Bookworms versus Party Animals: An Artificial Labor Market with Human and Social Capital Accumulation
Data show that educated workers earn higher wages and face lower unemployment rates. Economists believe this is due to improvements in human capital while sociologists believe that social capital (or network formation) developed at school is important. While these may serve as reasons why schooling benefits workers, how education generates these outcomes is often overlooked. This paper builds an agent-based computational model that features human and social capital accumulation, formal schooling and on-the-job training, labor market search and durable contracts to explain how the linkages between educational attainment, labor market outcomes and economic performance are generated. Sample simulations of the artificial market show how human capital can improve outcomes for workers (and the economy as a whole), but imply social capital alone is deficient. In other words, if human capital and social capital compete to explain of the benefits of education, human capital wins.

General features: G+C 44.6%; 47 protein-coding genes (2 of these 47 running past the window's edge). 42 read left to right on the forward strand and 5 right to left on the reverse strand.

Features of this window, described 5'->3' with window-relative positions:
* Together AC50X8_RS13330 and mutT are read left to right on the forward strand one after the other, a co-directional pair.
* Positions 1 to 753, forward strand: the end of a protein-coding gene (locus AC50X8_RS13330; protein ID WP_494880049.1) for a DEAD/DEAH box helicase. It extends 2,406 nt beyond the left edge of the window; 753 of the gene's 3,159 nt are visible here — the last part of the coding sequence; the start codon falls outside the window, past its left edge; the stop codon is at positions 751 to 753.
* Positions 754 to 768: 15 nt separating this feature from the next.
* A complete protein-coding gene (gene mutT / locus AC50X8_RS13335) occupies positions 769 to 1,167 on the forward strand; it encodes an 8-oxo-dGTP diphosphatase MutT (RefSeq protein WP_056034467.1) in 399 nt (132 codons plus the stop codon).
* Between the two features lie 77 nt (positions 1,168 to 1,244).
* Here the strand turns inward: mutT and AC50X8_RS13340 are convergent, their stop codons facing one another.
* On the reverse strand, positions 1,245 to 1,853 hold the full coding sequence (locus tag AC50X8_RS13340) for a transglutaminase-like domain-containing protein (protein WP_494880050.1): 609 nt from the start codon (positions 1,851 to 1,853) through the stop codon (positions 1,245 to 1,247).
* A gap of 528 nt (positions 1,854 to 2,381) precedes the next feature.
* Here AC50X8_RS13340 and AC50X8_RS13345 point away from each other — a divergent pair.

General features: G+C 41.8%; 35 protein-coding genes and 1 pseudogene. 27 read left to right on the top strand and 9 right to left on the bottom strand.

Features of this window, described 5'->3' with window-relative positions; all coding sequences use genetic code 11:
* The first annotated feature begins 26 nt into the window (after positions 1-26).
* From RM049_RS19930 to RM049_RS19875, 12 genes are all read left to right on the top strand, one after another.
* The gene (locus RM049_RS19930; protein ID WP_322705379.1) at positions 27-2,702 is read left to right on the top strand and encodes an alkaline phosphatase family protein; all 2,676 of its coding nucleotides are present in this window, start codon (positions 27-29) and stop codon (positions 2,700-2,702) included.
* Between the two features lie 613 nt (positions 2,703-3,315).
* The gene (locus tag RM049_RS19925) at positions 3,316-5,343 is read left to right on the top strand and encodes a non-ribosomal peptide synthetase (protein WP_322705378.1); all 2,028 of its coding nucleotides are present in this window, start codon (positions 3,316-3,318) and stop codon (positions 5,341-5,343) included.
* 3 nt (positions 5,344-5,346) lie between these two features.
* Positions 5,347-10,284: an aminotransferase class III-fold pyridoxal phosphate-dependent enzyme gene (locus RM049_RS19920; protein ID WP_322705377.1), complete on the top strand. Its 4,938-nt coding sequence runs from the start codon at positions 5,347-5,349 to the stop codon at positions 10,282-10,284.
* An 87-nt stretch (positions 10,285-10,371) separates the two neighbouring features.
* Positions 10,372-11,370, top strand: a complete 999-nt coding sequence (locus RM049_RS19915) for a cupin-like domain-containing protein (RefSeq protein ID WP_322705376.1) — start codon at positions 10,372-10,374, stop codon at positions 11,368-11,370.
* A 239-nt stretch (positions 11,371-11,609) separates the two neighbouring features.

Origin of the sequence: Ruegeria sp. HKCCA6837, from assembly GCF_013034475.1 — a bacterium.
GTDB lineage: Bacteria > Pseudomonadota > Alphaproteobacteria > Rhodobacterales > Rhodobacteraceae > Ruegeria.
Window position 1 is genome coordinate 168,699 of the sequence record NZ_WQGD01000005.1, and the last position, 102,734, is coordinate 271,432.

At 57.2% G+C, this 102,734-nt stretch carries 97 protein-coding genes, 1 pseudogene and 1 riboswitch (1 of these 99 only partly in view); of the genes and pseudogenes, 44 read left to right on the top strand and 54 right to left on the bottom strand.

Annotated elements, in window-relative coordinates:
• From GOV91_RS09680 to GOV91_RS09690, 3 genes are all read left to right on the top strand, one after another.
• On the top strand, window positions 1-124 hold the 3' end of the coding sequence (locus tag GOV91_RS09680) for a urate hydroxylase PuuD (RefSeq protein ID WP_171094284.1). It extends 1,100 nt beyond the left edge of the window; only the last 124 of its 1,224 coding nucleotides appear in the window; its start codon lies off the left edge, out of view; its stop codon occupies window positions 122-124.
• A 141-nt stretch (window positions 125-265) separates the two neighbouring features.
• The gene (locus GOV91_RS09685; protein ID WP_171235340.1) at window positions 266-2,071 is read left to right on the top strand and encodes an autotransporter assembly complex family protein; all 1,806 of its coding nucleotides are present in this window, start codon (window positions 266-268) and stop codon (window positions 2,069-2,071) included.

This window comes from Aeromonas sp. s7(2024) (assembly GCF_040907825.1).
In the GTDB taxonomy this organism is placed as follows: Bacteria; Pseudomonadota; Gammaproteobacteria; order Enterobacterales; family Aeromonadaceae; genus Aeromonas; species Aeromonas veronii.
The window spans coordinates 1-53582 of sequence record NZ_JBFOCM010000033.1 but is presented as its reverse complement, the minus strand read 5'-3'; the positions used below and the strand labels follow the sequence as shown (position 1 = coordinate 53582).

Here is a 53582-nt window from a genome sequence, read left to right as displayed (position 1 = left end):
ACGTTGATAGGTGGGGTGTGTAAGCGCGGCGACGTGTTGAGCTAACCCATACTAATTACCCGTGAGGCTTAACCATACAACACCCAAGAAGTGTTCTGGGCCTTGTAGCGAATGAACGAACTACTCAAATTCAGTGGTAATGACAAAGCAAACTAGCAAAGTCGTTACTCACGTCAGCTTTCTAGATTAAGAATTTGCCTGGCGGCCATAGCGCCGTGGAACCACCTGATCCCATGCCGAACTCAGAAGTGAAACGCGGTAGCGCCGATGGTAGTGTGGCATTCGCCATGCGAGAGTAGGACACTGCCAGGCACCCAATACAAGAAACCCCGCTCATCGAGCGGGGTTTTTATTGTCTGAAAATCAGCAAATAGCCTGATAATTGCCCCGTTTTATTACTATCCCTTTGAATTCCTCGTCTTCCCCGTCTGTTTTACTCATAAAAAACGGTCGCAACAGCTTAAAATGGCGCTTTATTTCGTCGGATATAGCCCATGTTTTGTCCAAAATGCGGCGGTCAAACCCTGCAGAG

Publisher: Univeristy of Otago
Series number: 1103
Keywords: Agent-based modeling; human capital; social capital; macroeconomic impacts of education
Research Type: Discussion Paper